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Inside Bikes

Got a question

 

If you're new to biking and have your theory, CBT and practical tests tucked neatly under your arm, you're probably thinking that now is the time to venture down to your local dealership to buy the bike of your dreams. And while we're never ones to discourage excitable riders from kick-starting a life on two wheels, it's probably worth considering a few issues before swinging your leg over the first bike you lay your eyes on.

Assess your lifestyle

 

Think you'd like to ride a monster Harley to work through rush hour traffic? Maybe you'd like to spend your savings on a scooter to ride through those muddy B-roads? Think again. Whether you're a city slicker or a country bumpkin, it's important to buy a bike that suits your lifestyle.

 

For areas prone to traffic, such as city centres, you might be better off buying a smaller bike such as a 'commuter' style bike or a scooterbuying a smaller bike such as a 125cc 'commuter' or a 250cc scooter. With all the nipping in and out of traffic you'll be doing, that last thing you'll need is a heavy frame that makes your wrists ache and puts you in danger of bumping into other road users, so pick wisely.

 

On the other side of the coin, if you're thinking of using your bike for long trips around Europe, you'll definitely want to consider one that's comfortable and economical. This might mean a superbike could be out of the question, whereas something with heated grips, built-in panniers and an engine over 1000cc will definitely be worth considering.

What's your budget?

 

Although a motorbike may eat into a significant part of your savings, the costs don't stop there, unfortunately. There are loads of things to consider when choosing your first bike, so it's worth doing a little bit of reading on your own before you start up a conversation with a salesman.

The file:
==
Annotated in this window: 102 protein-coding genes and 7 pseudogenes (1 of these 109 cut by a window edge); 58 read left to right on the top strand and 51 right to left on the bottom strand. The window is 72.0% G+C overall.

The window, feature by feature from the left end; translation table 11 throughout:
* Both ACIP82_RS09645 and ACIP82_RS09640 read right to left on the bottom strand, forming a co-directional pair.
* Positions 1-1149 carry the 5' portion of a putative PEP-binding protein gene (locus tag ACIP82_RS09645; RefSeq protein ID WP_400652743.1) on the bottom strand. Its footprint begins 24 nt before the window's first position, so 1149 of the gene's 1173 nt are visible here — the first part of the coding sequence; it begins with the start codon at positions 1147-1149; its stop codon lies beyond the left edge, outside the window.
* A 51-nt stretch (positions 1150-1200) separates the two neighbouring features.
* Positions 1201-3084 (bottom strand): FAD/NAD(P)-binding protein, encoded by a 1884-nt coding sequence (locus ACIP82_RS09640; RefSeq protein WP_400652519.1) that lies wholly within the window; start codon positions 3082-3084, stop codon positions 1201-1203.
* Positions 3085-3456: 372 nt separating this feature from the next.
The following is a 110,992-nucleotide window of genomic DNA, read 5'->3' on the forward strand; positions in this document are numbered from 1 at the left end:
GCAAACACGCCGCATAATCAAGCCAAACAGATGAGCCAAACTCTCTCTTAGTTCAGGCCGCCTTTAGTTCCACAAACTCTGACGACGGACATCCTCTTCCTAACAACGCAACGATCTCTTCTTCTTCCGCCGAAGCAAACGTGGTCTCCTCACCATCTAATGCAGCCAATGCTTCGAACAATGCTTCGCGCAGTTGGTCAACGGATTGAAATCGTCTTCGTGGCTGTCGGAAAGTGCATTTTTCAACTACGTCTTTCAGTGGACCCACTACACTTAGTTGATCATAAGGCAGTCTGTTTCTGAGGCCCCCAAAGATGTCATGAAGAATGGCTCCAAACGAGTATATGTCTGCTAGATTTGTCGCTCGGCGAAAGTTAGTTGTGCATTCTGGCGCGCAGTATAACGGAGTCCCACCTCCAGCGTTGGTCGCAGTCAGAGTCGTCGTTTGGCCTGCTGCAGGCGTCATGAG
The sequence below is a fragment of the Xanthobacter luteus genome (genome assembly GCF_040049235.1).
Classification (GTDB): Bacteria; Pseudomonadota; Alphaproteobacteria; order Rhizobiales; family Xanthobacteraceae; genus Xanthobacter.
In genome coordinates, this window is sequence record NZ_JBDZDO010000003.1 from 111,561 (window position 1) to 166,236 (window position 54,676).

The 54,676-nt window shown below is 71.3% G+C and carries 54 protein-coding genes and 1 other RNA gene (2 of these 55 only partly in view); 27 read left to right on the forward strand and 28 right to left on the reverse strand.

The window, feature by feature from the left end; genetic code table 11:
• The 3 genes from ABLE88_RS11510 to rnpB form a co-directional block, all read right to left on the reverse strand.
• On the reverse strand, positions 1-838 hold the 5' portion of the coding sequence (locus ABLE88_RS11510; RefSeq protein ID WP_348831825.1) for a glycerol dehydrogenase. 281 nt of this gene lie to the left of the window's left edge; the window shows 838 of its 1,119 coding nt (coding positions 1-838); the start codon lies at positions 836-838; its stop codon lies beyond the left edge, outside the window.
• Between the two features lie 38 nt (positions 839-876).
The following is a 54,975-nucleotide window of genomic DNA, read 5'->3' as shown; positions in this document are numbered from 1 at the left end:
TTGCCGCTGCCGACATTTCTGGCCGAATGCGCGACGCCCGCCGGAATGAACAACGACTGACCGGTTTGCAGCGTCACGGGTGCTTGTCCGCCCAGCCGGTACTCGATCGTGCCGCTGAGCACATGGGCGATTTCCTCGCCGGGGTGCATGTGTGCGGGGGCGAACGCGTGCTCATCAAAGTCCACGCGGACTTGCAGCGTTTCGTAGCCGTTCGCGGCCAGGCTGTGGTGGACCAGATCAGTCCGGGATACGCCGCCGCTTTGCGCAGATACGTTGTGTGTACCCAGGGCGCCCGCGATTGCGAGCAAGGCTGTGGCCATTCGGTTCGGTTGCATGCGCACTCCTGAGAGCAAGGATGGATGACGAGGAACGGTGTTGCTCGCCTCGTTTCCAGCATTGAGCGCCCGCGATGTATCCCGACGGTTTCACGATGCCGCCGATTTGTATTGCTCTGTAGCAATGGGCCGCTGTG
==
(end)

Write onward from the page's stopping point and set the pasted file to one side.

Given that this will be your first bike, it's a sensible idea to buy something that won't cost too much when it comes to insurance. Sure, you may have a few years no claims on your car, but you'll be starting from scratch with a motorbike, so keep it sensible. However, just like cars, motorbikes fall into different insurance groups, and by picking a machine that falls into a lower group, you won't have to pay as much on insurance. Simple.

New vs. Used

 

There are arguments to support the case for both buying new and buying used. It all just depends on what your preferences are – and how much you have managed to save already.

 

Buying new is a popular choice, and given the packages that most dealers are selling these days, it's easy to see why. Just as car dealerships offer incentives such as tax breaks, free servicing and extended warranties, bike dealers should offer the same. What's more, they also allow customers to pay off their bike in monthly instalments – which is great if you haven't quite managed to save the full amount of your dream bike.

 

However, while buying new may sound like the be-all and end-all, buying used also has its advantages. As the miles clock-up and the years roll by, bikes depreciate just like anything else, meaning if you're shrewd enough, you could end up bagging yourself a great bargain.

 

Obviously, there's tons to consider when buying your first bike, so whatever you do, don't rush! Just remember, it's always a wise idea to read up on the latest offers, trends and news before taking your chequebook anywhere – so be sure to check out our blog if you're looking to stay ahead of the curve.

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